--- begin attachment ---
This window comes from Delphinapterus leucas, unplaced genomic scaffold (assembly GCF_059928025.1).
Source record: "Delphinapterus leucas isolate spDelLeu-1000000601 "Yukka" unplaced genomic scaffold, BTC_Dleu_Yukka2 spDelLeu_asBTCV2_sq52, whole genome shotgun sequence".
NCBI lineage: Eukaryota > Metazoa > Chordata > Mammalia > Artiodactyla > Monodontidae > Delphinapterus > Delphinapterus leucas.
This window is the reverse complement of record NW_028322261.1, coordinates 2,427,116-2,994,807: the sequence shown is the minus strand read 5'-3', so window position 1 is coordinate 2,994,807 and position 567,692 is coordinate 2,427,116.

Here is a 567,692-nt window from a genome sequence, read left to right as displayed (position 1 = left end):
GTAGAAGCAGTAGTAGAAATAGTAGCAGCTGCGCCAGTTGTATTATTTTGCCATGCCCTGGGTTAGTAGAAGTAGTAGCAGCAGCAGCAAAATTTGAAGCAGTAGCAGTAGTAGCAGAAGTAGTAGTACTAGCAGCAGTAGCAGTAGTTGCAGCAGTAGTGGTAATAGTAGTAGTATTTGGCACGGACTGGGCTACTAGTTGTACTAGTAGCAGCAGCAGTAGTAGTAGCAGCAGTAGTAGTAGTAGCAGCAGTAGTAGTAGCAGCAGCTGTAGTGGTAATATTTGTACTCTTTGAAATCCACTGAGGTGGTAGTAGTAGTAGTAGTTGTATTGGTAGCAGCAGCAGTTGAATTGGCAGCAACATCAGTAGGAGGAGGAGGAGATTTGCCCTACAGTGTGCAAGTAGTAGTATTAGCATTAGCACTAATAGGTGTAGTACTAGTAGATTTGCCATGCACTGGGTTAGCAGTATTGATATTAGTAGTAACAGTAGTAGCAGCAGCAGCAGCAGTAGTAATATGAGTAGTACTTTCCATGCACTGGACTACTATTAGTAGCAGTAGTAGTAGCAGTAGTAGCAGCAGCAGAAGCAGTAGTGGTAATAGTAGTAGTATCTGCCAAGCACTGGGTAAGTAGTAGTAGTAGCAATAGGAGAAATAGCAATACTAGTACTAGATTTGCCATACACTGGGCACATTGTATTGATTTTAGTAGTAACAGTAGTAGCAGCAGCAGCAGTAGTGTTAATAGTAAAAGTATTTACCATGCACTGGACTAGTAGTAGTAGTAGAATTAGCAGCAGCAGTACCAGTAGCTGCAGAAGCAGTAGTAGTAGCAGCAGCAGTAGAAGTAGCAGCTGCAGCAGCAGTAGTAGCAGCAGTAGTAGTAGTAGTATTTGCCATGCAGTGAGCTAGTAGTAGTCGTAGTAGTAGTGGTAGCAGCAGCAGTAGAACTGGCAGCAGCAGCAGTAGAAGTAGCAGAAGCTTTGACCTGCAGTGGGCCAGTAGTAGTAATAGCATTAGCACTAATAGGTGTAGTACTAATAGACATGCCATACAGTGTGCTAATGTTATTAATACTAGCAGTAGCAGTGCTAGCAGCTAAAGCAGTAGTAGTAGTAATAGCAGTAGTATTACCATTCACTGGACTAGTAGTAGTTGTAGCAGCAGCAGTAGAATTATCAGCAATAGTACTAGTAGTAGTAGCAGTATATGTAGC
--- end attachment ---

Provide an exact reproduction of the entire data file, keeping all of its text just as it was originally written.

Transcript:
This window comes from Delphinapterus leucas, unplaced genomic scaffold (assembly GCF_059928025.1).
Source record: "Delphinapterus leucas isolate spDelLeu-1000000601 "Yukka" unplaced genomic scaffold, BTC_Dleu_Yukka2 spDelLeu_asBTCV2_sq52, whole genome shotgun sequence".
NCBI lineage: Eukaryota > Metazoa > Chordata > Mammalia > Artiodactyla > Monodontidae > Delphinapterus > Delphinapterus leucas.
This window is the reverse complement of record NW_028322261.1, coordinates 2,427,116-2,994,807: the sequence shown is the minus strand read 5'-3', so window position 1 is coordinate 2,994,807 and position 567,692 is coordinate 2,427,116.

Here is a 567,692-nt window from a genome sequence, read left to right as displayed (position 1 = left end):
GTAGAAGCAGTAGTAGAAATAGTAGCAGCTGCGCCAGTTGTATTATTTTGCCATGCCCTGGGTTAGTAGAAGTAGTAGCAGCAGCAGCAAAATTTGAAGCAGTAGCAGTAGTAGCAGAAGTAGTAGTACTAGCAGCAGTAGCAGTAGTTGCAGCAGTAGTGGTAATAGTAGTAGTATTTGGCACGGACTGGGCTACTAGTTGTACTAGTAGCAGCAGCAGTAGTAGTAGCAGCAGTAGTAGTAGTAGCAGCAGTAGTAGTAGCAGCAGCTGTAGTGGTAATATTTGTACTCTTTGAAATCCACTGAGGTGGTAGTAGTAGTAGTAGTTGTATTGGTAGCAGCAGCAGTTGAATTGGCAGCAACATCAGTAGGAGGAGGAGGAGATTTGCCCTACAGTGTGCAAGTAGTAGTATTAGCATTAGCACTAATAGGTGTAGTACTAGTAGATTTGCCATGCACTGGGTTAGCAGTATTGATATTAGTAGTAACAGTAGTAGCAGCAGCAGCAGCAGTAGTAATATGAGTAGTACTTTCCATGCACTGGACTACTATTAGTAGCAGTAGTAGTAGCAGTAGTAGCAGCAGCAGAAGCAGTAGTGGTAATAGTAGTAGTATCTGCCAAGCACTGGGTAAGTAGTAGTAGTAGCAATAGGAGAAATAGCAATACTAGTACTAGATTTGCCATACACTGGGCACATTGTATTGATTTTAGTAGTAACAGTAGTAGCAGCAGCAGCAGTAGTGTTAATAGTAAAAGTATTTACCATGCACTGGACTAGTAGTAGTAGTAGAATTAGCAGCAGCAGTACCAGTAGCTGCAGAAGCAGTAGTAGTAGCAGCAGCAGTAGAAGTAGCAGCTGCAGCAGCAGTAGTAGCAGCAGTAGTAGTAGTAGTATTTGCCATGCAGTGAGCTAGTAGTAGTCGTAGTAGTAGTGGTAGCAGCAGCAGTAGAACTGGCAGCAGCAGCAGTAGAAGTAGCAGAAGCTTTGACCTGCAGTGGGCCAGTAGTAGTAATAGCATTAGCACTAATAGGTGTAGTACTAATAGACATGCCATACAGTGTGCTAATGTTATTAATACTAGCAGTAGCAGTGCTAGCAGCTAAAGCAGTAGTAGTAGTAATAGCAGTAGTATTACCATTCACTGGACTAGTAGTAGTTGTAGCAGCAGCAGTAGAATTATCAGCAATAGTACTAGTAGTAGTAGCAGTATATGTAGC